Dear Mr. Aronofsky,
I’m sure you’re up to your eyeballs right now after the opening weekend of your movie, Noah, but I wanted to write anyway. I saw your film earlier this week and have enjoyed thinking through much of it since. I rarely go to the theater for new movies (let alone so close to opening weekend), but this one seemed to make sense both for the visual spectacle of the story as well as the inevitable conversations it would generate. While I have not seen any of your previous films, I’m glad to have seen Noah.
I’m glad to have seen Noah for several reasons, the first being because – like you – it’s one of my favorite stories. I loved how you set the entire film under “the Creator” and that, regardless of whether they were for or against Him, the characters within the film lived with what seemed a constant awareness of His reality, as those in the Ancient World were much more apt to acknowledge than in our modern day. In addition, I appreciated how you did not qualify the story of the flood as merely a legend to be believed or dismissed, but treated it as factual in its occurrence, much like the Bible and multiple ancient texts do.
I imagine you may have taken some flack for choosing this story to tell, but I’m glad you did. I appreciated how you directed Russell Crowe in his portrayal of Noah as a watchful father to his sons and a loving husband to his wife in the first part of the film. You (with Mr. Crowe’s capable help) really teased out a tenderness and affection in the title role, much like I imagined God must have developed in the real Noah of the Bible. I’ve always tried to imagine what Noah must have felt like leading his family to build the ark, answering his critics for his bizarre actions while knowing what was coming, and wrestling with the guilt of surviving something that no one else living at the time (save his family) did. I was touched by Mr. Crowe’s portrayal of the emotion of all this in the beginning and at the end of the film – especially with Noah’s renewal of the covenant – and appreciated your direction in it.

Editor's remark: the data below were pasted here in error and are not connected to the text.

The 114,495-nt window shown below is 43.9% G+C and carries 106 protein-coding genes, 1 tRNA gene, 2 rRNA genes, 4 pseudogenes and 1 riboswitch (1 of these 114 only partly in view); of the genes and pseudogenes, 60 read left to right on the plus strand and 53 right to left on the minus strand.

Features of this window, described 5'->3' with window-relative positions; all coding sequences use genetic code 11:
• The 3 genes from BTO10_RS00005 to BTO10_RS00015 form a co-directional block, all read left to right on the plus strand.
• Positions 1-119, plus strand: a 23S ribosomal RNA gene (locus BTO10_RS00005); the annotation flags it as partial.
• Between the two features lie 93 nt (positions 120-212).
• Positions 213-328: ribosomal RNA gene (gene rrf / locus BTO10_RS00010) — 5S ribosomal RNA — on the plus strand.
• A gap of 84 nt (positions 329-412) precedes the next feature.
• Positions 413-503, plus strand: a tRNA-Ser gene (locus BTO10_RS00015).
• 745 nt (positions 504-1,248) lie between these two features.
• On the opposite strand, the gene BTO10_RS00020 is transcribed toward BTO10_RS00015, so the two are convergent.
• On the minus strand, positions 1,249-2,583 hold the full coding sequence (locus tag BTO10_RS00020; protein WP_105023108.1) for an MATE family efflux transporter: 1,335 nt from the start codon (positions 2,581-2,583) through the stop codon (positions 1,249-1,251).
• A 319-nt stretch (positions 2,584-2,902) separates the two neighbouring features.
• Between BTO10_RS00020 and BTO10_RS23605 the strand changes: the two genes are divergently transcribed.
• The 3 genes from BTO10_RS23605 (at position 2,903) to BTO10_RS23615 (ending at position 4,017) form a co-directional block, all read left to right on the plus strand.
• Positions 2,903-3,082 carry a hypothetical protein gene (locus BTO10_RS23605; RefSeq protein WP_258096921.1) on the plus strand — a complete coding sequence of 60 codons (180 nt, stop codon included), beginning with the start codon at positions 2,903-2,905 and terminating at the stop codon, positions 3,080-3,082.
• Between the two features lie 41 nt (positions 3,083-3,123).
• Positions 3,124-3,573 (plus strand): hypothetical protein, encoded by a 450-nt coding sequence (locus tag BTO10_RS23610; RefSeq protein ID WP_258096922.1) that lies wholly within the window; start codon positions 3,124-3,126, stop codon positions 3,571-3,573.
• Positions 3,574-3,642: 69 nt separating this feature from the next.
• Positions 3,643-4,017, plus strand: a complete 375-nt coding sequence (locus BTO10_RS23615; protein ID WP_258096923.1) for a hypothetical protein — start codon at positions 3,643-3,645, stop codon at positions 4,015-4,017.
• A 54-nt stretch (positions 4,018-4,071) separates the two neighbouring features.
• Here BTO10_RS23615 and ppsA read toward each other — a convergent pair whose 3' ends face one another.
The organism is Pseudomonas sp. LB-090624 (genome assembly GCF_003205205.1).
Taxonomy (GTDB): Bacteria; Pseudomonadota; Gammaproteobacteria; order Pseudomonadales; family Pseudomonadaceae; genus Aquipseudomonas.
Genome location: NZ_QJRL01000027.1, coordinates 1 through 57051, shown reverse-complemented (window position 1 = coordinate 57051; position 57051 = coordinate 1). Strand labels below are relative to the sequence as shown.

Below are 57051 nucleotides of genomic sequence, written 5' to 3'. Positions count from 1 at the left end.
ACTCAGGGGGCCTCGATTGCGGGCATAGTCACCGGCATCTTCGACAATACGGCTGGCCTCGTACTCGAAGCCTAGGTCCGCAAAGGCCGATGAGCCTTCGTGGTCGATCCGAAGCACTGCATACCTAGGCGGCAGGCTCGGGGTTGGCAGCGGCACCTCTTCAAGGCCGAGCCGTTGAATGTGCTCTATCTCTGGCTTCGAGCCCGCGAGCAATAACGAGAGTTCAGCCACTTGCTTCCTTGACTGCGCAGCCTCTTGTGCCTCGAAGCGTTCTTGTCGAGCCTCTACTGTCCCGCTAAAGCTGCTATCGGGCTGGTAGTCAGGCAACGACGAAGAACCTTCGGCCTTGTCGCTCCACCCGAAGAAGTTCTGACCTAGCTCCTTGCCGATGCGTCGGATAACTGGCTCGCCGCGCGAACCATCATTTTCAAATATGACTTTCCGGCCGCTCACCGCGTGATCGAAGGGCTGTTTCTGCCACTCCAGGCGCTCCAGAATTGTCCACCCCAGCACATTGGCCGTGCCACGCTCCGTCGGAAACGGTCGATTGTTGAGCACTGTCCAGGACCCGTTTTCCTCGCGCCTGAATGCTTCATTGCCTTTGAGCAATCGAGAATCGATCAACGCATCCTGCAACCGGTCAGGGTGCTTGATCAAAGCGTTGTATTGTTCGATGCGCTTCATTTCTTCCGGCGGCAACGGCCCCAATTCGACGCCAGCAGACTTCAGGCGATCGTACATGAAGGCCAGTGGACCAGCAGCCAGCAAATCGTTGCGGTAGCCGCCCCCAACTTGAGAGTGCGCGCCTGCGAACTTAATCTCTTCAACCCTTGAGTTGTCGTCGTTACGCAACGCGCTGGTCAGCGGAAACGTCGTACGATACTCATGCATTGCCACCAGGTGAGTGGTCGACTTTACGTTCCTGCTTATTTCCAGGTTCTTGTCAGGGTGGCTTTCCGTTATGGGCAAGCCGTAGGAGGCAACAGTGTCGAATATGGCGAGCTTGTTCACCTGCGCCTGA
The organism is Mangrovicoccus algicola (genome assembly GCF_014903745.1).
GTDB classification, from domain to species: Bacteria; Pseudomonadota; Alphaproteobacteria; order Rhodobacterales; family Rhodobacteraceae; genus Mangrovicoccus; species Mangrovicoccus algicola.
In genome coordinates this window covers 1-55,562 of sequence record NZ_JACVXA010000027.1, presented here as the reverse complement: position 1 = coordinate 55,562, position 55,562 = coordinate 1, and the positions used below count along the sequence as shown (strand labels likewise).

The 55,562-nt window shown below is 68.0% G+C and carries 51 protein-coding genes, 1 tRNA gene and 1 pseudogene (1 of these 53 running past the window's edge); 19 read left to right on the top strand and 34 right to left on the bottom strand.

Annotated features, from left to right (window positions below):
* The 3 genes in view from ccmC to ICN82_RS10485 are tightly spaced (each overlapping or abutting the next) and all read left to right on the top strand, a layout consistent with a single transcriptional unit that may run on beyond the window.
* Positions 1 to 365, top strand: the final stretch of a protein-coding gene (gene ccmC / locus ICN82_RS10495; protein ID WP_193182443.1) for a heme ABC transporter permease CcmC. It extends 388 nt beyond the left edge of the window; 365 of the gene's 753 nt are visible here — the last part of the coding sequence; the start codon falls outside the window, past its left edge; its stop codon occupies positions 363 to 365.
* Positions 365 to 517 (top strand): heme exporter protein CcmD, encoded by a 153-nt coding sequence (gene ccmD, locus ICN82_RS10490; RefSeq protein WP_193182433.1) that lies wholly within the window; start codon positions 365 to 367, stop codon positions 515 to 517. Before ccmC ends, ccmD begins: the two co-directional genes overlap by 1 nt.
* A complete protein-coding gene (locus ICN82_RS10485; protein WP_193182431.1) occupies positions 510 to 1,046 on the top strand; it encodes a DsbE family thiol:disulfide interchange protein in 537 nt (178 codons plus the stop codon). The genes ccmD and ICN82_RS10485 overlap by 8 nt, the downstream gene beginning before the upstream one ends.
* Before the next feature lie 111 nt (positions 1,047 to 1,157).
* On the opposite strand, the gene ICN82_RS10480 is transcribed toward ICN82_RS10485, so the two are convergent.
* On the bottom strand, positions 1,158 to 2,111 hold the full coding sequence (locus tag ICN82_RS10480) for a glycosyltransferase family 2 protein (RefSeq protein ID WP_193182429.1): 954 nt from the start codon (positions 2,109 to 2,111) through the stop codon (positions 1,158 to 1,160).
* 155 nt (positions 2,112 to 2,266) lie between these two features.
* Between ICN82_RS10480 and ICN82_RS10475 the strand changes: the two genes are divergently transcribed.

As you might imagine, I do have some questions. Since the narrative in the Bible is only about 2,400 words (and none of them are Noah speaking), I’m curious what inspiration you turned to in order to flesh out your two-hour-and-twenty-minute movie. From my perspective, while there were plenty of curiosities, I felt that you generally kept with the main biblical story up until the flood, but even after the flood (and despite taking a pretty big narrative off-ramp before getting back on the main road of the story), I recognized your attempt to present a Noah laboring under the stress of so many years pursuing what He understood (or thought he understood) about God’s will. In fact, the scene toward the end of the film in which Noah lies drunk in his nakedness made more sense of that particular passage than I had ever seen before on the heels of all he had just been through.
Was there another text or source that you were using? Did the emotion come out of your own past or experiences? Have you felt the kind of blinding psychopathic anger and confusion in your own spiritual journey that you depicted in the film’s abrupt departure from the biblical storyline? It was so different from the scriptural text that I couldn’t help but wonder what might be behind that particular diversion. Because of my own faith and familiarity with the story, I realize there are challenges in telling a story that the audience might already know (and I also realize it’s hard to dramatically top the flooding of the world), but it seemed to me you were going for something particularly deep and emotional in taking Noah’s character down such a cold and dark road of wrath before having him step back into the warmth and light of love. I would love to buy you a cup of coffee and hear more of your thought on that if and when you ever happen to be traveling through Oklahoma City.